This is the second appearance of this case before us. In Presto v. Sandoz Pharmaceuticals Corp., 226 Ga. App. 547 (487 SE2d 70) (1997)
, we upheld the trial court's dismissal of the plaintiffs' claims against Sandoz Pharmaceuticals Corporation, and we affirmed the trial court's grant of summary judgment in favor of Caremark, Inc. on Charles and Mary Presto's tort and warranty claims. With regard to the present case, Charles and Mary Presto sued Charter Peachford Behavioral Health System, Inc. for negligently failing to warn them about dangerous qualities of Clozaril and for medical malpractice, and they now appeal the trial court's grant of Charter Peachford's motion for summary judgment.
"To prevail at summary judgment under OCGA 9-11-56
, the moving party must demonstrate that there is no genuine issue of material fact and that the undisputed facts, viewed in the light most favorable to the nonmoving party, warrant judgment as a matter of law. A defendant may do this by showing the court that the documents, affidavits, depositions and other evidence in the record reveal that there is no evidence sufficient to create a [genuine] jury issue on at least one essential element of plaintiff's case. . . . A defendant who will not bear the burden of proof at trial need not affirmatively disprove the nonmoving party's case; instead, the burden on the moving party may be discharged by pointing out by reference to the affidavits, depositions and other documents in the record that there is an absence of evidence to support the nonmoving party's case." (Citation and emphasis omitted.) Lau's Corp. v. Haskins, 261 Ga. 491 (405 SE2d 474) (1991)
Having diagnosed Greg Presto, the adult son of plaintiffs Charles and Mary Presto, as a schizophrenic, Dr. H. Rudolph Warren prescribed Clozaril, a product of Sandoz Pharmaceuticals Corporation, for him. Dr. Warren was not an employee of Charter Peachford while Greg was under his care, although he rented office space from the hospital and received certain corollary privileges. Due to the potential effects Clozaril can have on a patient's immune system, Caremark was hired to perform certain tests on Greg, monitor the results of those tests, and dispense the medication to him. As part of this treatment, Charter Peachford performed the limited function of drawing the patient's blood in order to provide it to Caremark for testing.
Clozaril alleviated the symptoms of Greg's schizophrenia, but, due to certain side effects, Greg and his mother requested that Dr. Warren end Clozaril therapy in August 1993. Dr. Warren allegedly agreed and prescribed another drug as a replacement. According to the Prestos' complaint, neither Greg nor his parents were informed by anyone that a warning was included in the Clozaril packaging which indicated that Clozaril therapy should be terminated gradually and that, in the case of an abrupt discontinuation, "the patient should be carefully observed for the recurrence of psychotic symptoms."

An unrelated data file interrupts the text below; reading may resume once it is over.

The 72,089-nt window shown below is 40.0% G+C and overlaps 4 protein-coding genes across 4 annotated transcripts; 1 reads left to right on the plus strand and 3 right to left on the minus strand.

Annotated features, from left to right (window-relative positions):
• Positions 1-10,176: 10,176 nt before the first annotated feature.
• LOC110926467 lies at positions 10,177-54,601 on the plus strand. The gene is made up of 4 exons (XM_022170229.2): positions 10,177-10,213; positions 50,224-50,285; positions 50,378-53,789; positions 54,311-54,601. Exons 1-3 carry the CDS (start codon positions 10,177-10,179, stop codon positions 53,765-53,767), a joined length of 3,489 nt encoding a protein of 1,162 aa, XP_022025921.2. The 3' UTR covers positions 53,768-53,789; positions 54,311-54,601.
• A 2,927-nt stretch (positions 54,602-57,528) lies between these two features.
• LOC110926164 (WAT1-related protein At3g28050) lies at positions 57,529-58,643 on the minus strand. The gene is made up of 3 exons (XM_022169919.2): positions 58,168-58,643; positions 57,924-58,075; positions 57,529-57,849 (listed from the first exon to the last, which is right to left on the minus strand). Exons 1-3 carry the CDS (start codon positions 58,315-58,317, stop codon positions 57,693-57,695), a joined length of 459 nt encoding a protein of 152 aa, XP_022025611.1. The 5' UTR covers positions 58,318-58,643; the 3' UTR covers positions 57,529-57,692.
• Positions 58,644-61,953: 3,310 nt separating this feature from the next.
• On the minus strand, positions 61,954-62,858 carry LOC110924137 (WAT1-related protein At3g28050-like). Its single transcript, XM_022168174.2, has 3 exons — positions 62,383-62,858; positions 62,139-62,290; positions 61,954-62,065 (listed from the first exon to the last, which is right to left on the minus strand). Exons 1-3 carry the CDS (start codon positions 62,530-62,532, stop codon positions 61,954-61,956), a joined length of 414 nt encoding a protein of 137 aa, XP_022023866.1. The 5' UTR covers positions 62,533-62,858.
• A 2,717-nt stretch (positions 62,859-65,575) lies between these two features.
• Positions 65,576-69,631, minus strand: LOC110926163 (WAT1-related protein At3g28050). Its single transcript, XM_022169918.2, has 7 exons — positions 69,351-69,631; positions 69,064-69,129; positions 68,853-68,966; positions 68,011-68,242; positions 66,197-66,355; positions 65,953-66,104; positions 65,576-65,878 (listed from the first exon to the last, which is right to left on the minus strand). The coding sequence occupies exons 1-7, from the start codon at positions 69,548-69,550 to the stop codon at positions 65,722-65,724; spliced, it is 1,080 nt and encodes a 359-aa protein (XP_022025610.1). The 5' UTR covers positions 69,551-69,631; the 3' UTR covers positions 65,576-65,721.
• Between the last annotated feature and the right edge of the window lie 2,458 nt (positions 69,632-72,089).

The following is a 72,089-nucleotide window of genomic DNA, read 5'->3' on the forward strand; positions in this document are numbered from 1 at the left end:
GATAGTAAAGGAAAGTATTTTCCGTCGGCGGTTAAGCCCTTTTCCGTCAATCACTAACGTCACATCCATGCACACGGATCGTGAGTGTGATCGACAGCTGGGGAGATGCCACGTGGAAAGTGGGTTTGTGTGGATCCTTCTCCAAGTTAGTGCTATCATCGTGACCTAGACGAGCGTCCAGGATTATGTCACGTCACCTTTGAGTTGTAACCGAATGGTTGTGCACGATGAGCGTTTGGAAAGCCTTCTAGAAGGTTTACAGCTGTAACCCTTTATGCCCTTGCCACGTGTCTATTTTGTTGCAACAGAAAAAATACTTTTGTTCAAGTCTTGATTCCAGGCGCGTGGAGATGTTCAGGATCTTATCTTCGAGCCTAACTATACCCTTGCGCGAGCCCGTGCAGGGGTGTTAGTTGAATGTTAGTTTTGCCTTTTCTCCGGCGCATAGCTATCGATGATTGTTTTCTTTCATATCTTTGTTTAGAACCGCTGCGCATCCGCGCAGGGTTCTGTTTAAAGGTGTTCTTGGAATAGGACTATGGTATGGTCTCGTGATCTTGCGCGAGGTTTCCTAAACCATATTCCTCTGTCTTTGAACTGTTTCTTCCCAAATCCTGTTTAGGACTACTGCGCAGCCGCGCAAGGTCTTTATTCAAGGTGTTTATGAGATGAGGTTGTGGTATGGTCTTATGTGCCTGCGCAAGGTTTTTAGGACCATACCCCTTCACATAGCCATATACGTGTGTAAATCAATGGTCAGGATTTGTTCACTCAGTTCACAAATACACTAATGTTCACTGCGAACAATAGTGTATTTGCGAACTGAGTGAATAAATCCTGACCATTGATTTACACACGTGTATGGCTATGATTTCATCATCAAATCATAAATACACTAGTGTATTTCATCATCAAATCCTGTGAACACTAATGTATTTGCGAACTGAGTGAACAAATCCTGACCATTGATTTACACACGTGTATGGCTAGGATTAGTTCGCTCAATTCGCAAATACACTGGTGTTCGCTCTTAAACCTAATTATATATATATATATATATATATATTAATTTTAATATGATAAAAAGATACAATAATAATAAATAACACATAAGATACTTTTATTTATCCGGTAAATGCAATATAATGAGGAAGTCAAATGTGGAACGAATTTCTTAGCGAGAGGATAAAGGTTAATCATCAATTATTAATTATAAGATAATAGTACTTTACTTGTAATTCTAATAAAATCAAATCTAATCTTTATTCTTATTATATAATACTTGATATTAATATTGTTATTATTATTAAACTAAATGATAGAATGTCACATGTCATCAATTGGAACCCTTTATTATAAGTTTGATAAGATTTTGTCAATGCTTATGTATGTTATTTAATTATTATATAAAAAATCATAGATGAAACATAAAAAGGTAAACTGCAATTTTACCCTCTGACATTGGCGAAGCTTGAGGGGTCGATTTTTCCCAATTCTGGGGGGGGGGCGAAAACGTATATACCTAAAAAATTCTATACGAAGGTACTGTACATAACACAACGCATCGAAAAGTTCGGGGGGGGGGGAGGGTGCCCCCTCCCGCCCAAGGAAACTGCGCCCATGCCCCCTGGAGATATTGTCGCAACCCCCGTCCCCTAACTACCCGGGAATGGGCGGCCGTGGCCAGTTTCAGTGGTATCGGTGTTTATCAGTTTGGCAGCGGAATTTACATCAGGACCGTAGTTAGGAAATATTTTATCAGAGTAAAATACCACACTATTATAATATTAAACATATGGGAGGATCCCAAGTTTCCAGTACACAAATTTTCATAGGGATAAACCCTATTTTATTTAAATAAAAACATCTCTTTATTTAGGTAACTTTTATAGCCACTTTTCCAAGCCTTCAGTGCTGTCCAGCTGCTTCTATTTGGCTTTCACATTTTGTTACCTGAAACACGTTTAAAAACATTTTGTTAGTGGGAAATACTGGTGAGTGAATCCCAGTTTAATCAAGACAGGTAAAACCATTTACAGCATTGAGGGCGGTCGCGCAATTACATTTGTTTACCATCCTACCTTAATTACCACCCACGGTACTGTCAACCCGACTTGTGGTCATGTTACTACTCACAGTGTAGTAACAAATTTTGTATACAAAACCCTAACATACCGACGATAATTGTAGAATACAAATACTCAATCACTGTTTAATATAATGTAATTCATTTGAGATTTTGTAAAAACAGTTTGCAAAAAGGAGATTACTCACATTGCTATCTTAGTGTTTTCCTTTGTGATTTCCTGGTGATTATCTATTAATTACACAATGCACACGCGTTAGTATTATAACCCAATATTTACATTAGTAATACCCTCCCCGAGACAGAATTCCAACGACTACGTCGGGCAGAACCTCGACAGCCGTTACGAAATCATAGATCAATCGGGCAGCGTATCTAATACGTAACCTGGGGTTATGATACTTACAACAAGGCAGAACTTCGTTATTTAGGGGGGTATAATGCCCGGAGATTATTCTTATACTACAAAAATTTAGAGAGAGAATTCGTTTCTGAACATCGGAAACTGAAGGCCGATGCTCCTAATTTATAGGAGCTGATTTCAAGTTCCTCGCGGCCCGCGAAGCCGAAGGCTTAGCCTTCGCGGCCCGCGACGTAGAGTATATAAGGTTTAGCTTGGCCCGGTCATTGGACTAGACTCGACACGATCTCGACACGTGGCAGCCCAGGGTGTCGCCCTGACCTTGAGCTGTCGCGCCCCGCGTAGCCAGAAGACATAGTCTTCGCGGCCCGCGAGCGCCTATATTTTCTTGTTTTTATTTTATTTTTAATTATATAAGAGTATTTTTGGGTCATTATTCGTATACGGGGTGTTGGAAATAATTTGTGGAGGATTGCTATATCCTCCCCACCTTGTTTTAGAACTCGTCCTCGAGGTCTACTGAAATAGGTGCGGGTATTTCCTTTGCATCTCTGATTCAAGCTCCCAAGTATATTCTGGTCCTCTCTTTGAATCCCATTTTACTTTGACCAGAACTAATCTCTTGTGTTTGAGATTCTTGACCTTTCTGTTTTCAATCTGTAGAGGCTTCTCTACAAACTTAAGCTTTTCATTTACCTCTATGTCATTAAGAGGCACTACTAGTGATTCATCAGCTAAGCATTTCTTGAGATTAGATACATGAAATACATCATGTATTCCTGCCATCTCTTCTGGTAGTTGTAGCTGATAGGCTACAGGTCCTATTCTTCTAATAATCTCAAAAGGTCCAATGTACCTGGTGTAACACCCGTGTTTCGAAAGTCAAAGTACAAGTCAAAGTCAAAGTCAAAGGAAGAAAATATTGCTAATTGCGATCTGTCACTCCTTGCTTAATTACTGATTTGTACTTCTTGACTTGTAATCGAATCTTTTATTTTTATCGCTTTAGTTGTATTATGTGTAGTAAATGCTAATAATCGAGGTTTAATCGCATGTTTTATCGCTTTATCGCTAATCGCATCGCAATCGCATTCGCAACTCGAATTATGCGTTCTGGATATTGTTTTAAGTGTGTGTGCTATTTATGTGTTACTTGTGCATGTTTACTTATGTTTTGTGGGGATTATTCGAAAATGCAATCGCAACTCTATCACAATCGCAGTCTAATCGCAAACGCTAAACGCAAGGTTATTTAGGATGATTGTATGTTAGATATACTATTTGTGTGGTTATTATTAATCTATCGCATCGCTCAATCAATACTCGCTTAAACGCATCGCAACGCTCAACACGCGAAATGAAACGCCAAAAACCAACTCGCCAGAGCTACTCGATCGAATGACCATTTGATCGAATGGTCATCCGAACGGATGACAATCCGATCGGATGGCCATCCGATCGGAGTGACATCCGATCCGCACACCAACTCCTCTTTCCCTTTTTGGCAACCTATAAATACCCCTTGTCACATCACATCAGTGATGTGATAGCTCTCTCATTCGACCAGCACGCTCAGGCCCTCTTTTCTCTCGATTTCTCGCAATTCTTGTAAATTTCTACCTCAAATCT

Greg committed suicide on September 6, 1993. The Prestos attribute their son's suicide to the sudden discontinuation of his Clozaril therapy. They allege that Charter Peachford bears responsibility for Greg's suicide because it should have warned Greg and his family of the dangers he faced if he abruptly discontinued use of Clozaril and because it was negligent in administering and dispensing the drug. The Prestos claimed below that Charter Peachford negligently hired Dr. Warren and that it was subject to vicarious liability for Dr. Warren's actions. These claims, however, were not raised before this Court and have been abandoned; therefore, we do not consider them here.
There is no evidence that Charter Peachford had any involvement in the ongoing treatment of Greg at the time of his suicide which would support the Prestos' claims of negligence. At that time, Charter Peachford's only connection with Greg's treatment was that it rented space to Dr. Warren and that Greg had blood drawn in the laboratory on its premises for use by Caremark, Inc. In addition, Dr. Warren stated in his affidavit that Charter Peachford did not participate in the decisions regarding Greg's Clozaril therapy. Furthermore, the Prestos deposed that they were relying on Dr. Warren, not Charter Peachford, to determine the nature and scope of Greg's care. Therefore, plaintiffs' arguments that Charter Peachford's actions were a proximate cause of Greg's suicide must fail. See Clough v. Lively, 193 Ga. App. 286 (387 SE2d 573) (1989)
(in the absence of a patient-health care provider relationship there is no medical malpractice).
The Prestos' claims that Charter Peachford had a duty to warn based on warranty law are also meritless. The Prestos base these claims on the Uniform Commercial Code's warranties of merchantability which are applicable to manufacturers and vendors. See OCGA 11-2-314
. As the evidence shows that Charter Peachford neither manufactured nor prescribed Clozaril, once again, the plaintiffs' claims must fail.
Alston & Bird, Lawrie E. Demorest, Candice Stone, Love & Willingham, Robert P. Monyak, for appellee.